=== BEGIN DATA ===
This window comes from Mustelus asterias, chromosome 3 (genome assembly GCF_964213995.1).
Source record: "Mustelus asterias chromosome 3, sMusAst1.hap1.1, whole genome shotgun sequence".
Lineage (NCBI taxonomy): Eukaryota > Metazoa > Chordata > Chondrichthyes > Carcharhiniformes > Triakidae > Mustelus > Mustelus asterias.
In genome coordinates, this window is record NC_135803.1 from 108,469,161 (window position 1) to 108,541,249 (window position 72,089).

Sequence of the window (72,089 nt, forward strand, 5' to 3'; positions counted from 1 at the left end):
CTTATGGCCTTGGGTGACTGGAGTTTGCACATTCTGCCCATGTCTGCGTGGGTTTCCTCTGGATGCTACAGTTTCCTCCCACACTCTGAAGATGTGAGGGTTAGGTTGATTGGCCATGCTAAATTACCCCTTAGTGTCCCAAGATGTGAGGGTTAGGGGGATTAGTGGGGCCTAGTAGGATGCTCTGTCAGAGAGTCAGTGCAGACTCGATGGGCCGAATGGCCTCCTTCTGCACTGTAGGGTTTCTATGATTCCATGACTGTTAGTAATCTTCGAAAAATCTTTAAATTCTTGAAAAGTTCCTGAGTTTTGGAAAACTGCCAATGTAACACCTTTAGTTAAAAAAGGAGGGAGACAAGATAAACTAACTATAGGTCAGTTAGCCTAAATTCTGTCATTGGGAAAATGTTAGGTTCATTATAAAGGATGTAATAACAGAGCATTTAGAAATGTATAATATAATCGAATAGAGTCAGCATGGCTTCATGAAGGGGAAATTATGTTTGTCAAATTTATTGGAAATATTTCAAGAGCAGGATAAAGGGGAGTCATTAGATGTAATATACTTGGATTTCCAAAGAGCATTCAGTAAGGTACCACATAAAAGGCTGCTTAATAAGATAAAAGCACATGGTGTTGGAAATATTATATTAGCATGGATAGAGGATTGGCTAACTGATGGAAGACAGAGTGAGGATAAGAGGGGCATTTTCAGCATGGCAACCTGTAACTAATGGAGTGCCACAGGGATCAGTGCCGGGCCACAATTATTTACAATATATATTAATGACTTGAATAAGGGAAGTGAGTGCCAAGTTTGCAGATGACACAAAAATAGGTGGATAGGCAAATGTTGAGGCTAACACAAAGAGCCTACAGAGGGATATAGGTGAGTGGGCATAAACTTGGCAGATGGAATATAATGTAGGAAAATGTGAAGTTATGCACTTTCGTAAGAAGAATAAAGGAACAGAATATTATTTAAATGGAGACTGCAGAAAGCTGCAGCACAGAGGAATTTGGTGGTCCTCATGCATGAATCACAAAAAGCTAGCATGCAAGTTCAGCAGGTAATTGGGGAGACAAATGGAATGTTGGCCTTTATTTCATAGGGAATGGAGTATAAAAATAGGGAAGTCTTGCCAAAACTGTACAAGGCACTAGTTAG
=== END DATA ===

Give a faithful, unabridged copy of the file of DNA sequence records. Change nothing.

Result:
This window comes from Mustelus asterias, chromosome 3 (genome assembly GCF_964213995.1).
Source record: "Mustelus asterias chromosome 3, sMusAst1.hap1.1, whole genome shotgun sequence".
Lineage (NCBI taxonomy): Eukaryota > Metazoa > Chordata > Chondrichthyes > Carcharhiniformes > Triakidae > Mustelus > Mustelus asterias.
In genome coordinates, this window is record NC_135803.1 from 108,469,161 (window position 1) to 108,541,249 (window position 72,089).

Sequence of the window (72,089 nt, forward strand, 5' to 3'; positions counted from 1 at the left end):
CTTATGGCCTTGGGTGACTGGAGTTTGCACATTCTGCCCATGTCTGCGTGGGTTTCCTCTGGATGCTACAGTTTCCTCCCACACTCTGAAGATGTGAGGGTTAGGTTGATTGGCCATGCTAAATTACCCCTTAGTGTCCCAAGATGTGAGGGTTAGGGGGATTAGTGGGGCCTAGTAGGATGCTCTGTCAGAGAGTCAGTGCAGACTCGATGGGCCGAATGGCCTCCTTCTGCACTGTAGGGTTTCTATGATTCCATGACTGTTAGTAATCTTCGAAAAATCTTTAAATTCTTGAAAAGTTCCTGAGTTTTGGAAAACTGCCAATGTAACACCTTTAGTTAAAAAAGGAGGGAGACAAGATAAACTAACTATAGGTCAGTTAGCCTAAATTCTGTCATTGGGAAAATGTTAGGTTCATTATAAAGGATGTAATAACAGAGCATTTAGAAATGTATAATATAATCGAATAGAGTCAGCATGGCTTCATGAAGGGGAAATTATGTTTGTCAAATTTATTGGAAATATTTCAAGAGCAGGATAAAGGGGAGTCATTAGATGTAATATACTTGGATTTCCAAAGAGCATTCAGTAAGGTACCACATAAAAGGCTGCTTAATAAGATAAAAGCACATGGTGTTGGAAATATTATATTAGCATGGATAGAGGATTGGCTAACTGATGGAAGACAGAGTGAGGATAAGAGGGGCATTTTCAGCATGGCAACCTGTAACTAATGGAGTGCCACAGGGATCAGTGCCGGGCCACAATTATTTACAATATATATTAATGACTTGAATAAGGGAAGTGAGTGCCAAGTTTGCAGATGACACAAAAATAGGTGGATAGGCAAATGTTGAGGCTAACACAAAGAGCCTACAGAGGGATATAGGTGAGTGGGCATAAACTTGGCAGATGGAATATAATGTAGGAAAATGTGAAGTTATGCACTTTCGTAAGAAGAATAAAGGAACAGAATATTATTTAAATGGAGACTGCAGAAAGCTGCAGCACAGAGGAATTTGGTGGTCCTCATGCATGAATCACAAAAAGCTAGCATGCAAGTTCAGCAGGTAATTGGGGAGACAAATGGAATGTTGGCCTTTATTTCATAGGGAATGGAGTATAAAAATAGGGAAGTCTTGCCAAAACTGTACAAGGCACTAGTTAG